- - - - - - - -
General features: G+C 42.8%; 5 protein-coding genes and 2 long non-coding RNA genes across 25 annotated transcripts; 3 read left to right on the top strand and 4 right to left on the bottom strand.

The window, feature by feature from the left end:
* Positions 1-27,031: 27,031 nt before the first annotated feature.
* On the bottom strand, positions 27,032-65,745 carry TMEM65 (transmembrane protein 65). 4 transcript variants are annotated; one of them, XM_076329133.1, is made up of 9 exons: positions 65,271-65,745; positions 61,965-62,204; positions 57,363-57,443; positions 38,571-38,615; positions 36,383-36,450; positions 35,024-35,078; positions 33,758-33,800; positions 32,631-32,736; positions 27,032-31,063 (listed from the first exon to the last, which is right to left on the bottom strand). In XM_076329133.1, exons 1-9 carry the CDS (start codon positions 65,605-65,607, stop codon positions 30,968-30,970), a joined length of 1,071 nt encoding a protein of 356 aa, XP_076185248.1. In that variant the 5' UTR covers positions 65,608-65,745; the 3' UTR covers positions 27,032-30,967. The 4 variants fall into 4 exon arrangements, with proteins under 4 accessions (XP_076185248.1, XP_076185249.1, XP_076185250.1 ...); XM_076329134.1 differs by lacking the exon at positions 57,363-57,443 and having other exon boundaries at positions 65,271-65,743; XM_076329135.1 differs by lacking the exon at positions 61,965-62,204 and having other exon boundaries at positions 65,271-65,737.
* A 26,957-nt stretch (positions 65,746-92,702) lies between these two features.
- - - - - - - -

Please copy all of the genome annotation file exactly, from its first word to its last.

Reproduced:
General features: G+C 42.8%; 5 protein-coding genes and 2 long non-coding RNA genes across 25 annotated transcripts; 3 read left to right on the top strand and 4 right to left on the bottom strand.

The window, feature by feature from the left end:
* Positions 1-27,031: 27,031 nt before the first annotated feature.
* On the bottom strand, positions 27,032-65,745 carry TMEM65 (transmembrane protein 65). 4 transcript variants are annotated; one of them, XM_076329133.1, is made up of 9 exons: positions 65,271-65,745; positions 61,965-62,204; positions 57,363-57,443; positions 38,571-38,615; positions 36,383-36,450; positions 35,024-35,078; positions 33,758-33,800; positions 32,631-32,736; positions 27,032-31,063 (listed from the first exon to the last, which is right to left on the bottom strand). In XM_076329133.1, exons 1-9 carry the CDS (start codon positions 65,605-65,607, stop codon positions 30,968-30,970), a joined length of 1,071 nt encoding a protein of 356 aa, XP_076185248.1. In that variant the 5' UTR covers positions 65,608-65,745; the 3' UTR covers positions 27,032-30,967. The 4 variants fall into 4 exon arrangements, with proteins under 4 accessions (XP_076185248.1, XP_076185249.1, XP_076185250.1 ...); XM_076329134.1 differs by lacking the exon at positions 57,363-57,443 and having other exon boundaries at positions 65,271-65,743; XM_076329135.1 differs by lacking the exon at positions 61,965-62,204 and having other exon boundaries at positions 65,271-65,737.
* A 26,957-nt stretch (positions 65,746-92,702) lies between these two features.